Brother, Can You Paradigm? A Look at a New Plan For Troubled Dallas Neighborhoods.

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Just rode up to the briefing room with Tennell Atkins, who -- and I'll try not to take it personally -- seemed awful anxious for those elevator doors to open on five, and we're shooting the breeze in the gallery as the rest of the Economic Development Committee trickles in -- Natinsky another of the first ones in, taking a stroll along the rail to meet his public.

A guy with a shattered iPhone is talking Angry Birds with the guy beside him -- "You put them little birds in a slingshot and you hit these little trolls," he explains -- and it's appropriate, because the City of Dallas is about to get the thing those birds could use most of all -- a bold, new shift in strategy: "A New Paradigm: Strategies for Revitalizing Dallas Distressed Neighborhoods."

Natinsky's getting things rolling, promising a high, "25,000-foot" look at a plan to be presented by Bill Carson, VP and Director of Sustainability at McCormack Baron Salazar (part-owned by the good people at Goldman Sachs), who'll deliver the presentation on this new plan for bringing development to Dallas' inner-city.

Linda McMahon of the The Real Estate Council just spoke briefly, explaining how glad she was to have helped fund the study -- $275,000 from TREC and the same amount from McCormack Baron, we're told, so no money for this study came out of the city's general fund.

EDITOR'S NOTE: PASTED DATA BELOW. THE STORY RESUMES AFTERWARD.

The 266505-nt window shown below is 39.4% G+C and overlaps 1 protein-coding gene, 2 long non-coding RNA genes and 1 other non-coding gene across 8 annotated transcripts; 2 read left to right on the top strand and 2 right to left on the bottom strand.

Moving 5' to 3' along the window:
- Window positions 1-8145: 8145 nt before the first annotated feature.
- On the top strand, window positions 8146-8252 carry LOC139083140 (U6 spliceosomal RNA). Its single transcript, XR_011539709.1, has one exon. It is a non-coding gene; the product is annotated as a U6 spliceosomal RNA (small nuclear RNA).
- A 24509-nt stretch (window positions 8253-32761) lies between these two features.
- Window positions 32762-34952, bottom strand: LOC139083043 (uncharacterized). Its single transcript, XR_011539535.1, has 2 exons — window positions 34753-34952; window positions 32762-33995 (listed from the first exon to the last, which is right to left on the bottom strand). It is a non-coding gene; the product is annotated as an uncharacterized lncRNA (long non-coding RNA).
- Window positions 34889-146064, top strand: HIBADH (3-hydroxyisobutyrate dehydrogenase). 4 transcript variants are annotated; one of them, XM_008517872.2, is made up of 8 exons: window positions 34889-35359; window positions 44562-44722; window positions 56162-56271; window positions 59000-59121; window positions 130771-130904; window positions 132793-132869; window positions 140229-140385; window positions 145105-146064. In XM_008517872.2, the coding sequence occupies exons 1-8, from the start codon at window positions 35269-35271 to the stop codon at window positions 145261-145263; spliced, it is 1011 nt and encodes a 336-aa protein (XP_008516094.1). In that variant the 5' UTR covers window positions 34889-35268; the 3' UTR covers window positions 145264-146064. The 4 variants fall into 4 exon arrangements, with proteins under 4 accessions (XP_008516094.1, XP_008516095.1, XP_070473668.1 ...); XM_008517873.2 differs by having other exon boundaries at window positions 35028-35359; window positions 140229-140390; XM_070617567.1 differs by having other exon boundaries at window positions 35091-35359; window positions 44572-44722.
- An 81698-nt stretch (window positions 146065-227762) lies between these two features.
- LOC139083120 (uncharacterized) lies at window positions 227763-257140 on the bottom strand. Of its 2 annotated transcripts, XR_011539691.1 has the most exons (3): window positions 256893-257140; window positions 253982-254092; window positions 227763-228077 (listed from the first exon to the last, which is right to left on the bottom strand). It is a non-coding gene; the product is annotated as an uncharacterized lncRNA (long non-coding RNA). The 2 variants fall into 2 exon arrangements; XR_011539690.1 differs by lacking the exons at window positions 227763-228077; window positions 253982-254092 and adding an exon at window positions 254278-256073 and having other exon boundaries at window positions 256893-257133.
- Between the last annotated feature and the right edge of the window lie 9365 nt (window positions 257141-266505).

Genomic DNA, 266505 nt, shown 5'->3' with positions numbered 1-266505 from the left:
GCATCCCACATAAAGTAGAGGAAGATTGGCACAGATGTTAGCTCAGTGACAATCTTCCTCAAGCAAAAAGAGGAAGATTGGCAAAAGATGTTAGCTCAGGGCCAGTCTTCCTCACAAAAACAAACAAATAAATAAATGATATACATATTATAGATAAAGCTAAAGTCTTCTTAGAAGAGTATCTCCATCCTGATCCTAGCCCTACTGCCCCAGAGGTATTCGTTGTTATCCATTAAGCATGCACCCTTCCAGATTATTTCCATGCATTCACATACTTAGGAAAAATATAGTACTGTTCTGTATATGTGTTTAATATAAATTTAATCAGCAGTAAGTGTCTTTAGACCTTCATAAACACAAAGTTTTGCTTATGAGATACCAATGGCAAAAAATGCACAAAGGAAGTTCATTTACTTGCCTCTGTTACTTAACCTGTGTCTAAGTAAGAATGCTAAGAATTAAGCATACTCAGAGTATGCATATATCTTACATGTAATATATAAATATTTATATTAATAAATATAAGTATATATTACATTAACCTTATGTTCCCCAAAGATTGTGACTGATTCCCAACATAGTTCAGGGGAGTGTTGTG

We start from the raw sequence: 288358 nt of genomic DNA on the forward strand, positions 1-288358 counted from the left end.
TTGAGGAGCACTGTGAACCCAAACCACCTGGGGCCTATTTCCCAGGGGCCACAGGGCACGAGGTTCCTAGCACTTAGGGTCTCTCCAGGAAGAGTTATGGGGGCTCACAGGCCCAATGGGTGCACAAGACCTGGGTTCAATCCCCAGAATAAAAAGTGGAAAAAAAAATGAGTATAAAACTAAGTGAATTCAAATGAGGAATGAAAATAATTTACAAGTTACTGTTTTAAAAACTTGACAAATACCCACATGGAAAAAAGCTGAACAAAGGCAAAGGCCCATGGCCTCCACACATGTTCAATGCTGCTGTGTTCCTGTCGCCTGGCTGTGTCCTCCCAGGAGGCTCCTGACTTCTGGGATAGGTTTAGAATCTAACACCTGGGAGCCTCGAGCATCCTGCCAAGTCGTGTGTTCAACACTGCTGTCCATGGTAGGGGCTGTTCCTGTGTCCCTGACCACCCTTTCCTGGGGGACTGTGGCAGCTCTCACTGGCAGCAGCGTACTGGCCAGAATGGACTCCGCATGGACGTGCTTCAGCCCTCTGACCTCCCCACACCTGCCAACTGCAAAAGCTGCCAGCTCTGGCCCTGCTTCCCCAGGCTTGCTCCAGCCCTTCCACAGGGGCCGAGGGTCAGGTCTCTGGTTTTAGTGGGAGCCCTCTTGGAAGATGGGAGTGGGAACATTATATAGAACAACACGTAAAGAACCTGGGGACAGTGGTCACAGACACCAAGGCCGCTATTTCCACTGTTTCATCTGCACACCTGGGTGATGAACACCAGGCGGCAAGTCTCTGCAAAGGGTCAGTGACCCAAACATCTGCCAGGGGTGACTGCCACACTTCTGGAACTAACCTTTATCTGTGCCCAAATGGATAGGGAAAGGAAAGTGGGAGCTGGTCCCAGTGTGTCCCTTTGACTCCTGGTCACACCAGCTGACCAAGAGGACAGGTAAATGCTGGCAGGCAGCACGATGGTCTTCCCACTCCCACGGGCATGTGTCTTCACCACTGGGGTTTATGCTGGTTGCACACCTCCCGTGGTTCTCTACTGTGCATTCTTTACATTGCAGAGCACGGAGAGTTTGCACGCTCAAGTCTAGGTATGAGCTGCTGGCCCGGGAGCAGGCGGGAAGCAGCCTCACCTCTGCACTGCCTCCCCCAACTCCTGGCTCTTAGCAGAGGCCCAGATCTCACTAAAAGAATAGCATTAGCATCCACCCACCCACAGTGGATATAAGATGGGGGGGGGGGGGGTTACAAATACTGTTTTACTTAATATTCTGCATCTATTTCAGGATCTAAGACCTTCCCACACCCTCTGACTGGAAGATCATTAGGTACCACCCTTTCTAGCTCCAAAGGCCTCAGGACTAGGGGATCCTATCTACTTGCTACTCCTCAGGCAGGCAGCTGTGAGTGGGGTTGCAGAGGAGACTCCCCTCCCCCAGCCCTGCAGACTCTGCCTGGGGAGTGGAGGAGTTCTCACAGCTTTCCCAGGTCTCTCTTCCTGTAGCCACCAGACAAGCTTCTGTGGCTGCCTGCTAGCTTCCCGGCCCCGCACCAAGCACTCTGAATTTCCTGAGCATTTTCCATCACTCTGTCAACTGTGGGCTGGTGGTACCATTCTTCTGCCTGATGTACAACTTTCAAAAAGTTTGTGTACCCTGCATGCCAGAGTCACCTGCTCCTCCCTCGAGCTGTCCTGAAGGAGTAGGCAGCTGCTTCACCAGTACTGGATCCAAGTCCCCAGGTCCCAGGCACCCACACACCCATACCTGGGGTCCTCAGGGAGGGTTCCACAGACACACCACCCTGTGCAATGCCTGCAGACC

Carson has launched into the PowerPoint now -- it's not posted on the City Hall site -- by running through a description of each branch of the McCormack Salazar family tree. Altogether, he says, they're the "leading for-profit developer of mixed-income housing in the USA."

Carson says the report they're presenting "represents the collective knowledge" of each of those branches of the company, based on think-tank research and repeat trips to South Dallas.

Carson's pulling us up to "a 40,000-foot view" of development now, with a list of 11 bullet points they assembled for development projects, beginning with community involvement. So what are Carson's last 10 ingredients to shift our paradigm? Join me in the comments.

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